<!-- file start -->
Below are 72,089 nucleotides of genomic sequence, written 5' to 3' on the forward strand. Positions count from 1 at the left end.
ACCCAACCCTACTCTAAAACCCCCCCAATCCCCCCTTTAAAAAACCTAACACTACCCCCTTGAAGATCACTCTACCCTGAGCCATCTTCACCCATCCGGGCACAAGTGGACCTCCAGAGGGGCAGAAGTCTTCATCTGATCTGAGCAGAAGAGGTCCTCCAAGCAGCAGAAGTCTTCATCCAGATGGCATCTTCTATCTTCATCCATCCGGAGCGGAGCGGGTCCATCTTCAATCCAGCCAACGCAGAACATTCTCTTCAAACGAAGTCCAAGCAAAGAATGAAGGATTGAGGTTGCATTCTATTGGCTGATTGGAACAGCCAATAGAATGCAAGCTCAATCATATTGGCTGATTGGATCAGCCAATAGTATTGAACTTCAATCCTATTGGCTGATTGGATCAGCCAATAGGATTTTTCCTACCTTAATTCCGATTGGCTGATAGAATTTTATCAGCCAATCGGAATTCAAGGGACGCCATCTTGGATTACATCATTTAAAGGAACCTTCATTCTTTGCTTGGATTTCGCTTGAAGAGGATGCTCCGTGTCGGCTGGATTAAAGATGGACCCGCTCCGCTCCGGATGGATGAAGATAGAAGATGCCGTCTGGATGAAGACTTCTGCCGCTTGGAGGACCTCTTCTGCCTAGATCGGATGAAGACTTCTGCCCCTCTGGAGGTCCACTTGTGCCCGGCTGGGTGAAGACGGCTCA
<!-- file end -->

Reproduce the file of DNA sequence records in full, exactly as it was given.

Below are 72,089 nucleotides of genomic sequence, written 5' to 3' on the forward strand. Positions count from 1 at the left end.
ACCCAACCCTACTCTAAAACCCCCCCAATCCCCCCTTTAAAAAACCTAACACTACCCCCTTGAAGATCACTCTACCCTGAGCCATCTTCACCCATCCGGGCACAAGTGGACCTCCAGAGGGGCAGAAGTCTTCATCTGATCTGAGCAGAAGAGGTCCTCCAAGCAGCAGAAGTCTTCATCCAGATGGCATCTTCTATCTTCATCCATCCGGAGCGGAGCGGGTCCATCTTCAATCCAGCCAACGCAGAACATTCTCTTCAAACGAAGTCCAAGCAAAGAATGAAGGATTGAGGTTGCATTCTATTGGCTGATTGGAACAGCCAATAGAATGCAAGCTCAATCATATTGGCTGATTGGATCAGCCAATAGTATTGAACTTCAATCCTATTGGCTGATTGGATCAGCCAATAGGATTTTTCCTACCTTAATTCCGATTGGCTGATAGAATTTTATCAGCCAATCGGAATTCAAGGGACGCCATCTTGGATTACATCATTTAAAGGAACCTTCATTCTTTGCTTGGATTTCGCTTGAAGAGGATGCTCCGTGTCGGCTGGATTAAAGATGGACCCGCTCCGCTCCGGATGGATGAAGATAGAAGATGCCGTCTGGATGAAGACTTCTGCCGCTTGGAGGACCTCTTCTGCCTAGATCGGATGAAGACTTCTGCCCCTCTGGAGGTCCACTTGTGCCCGGCTGGGTGAAGACGGCTCA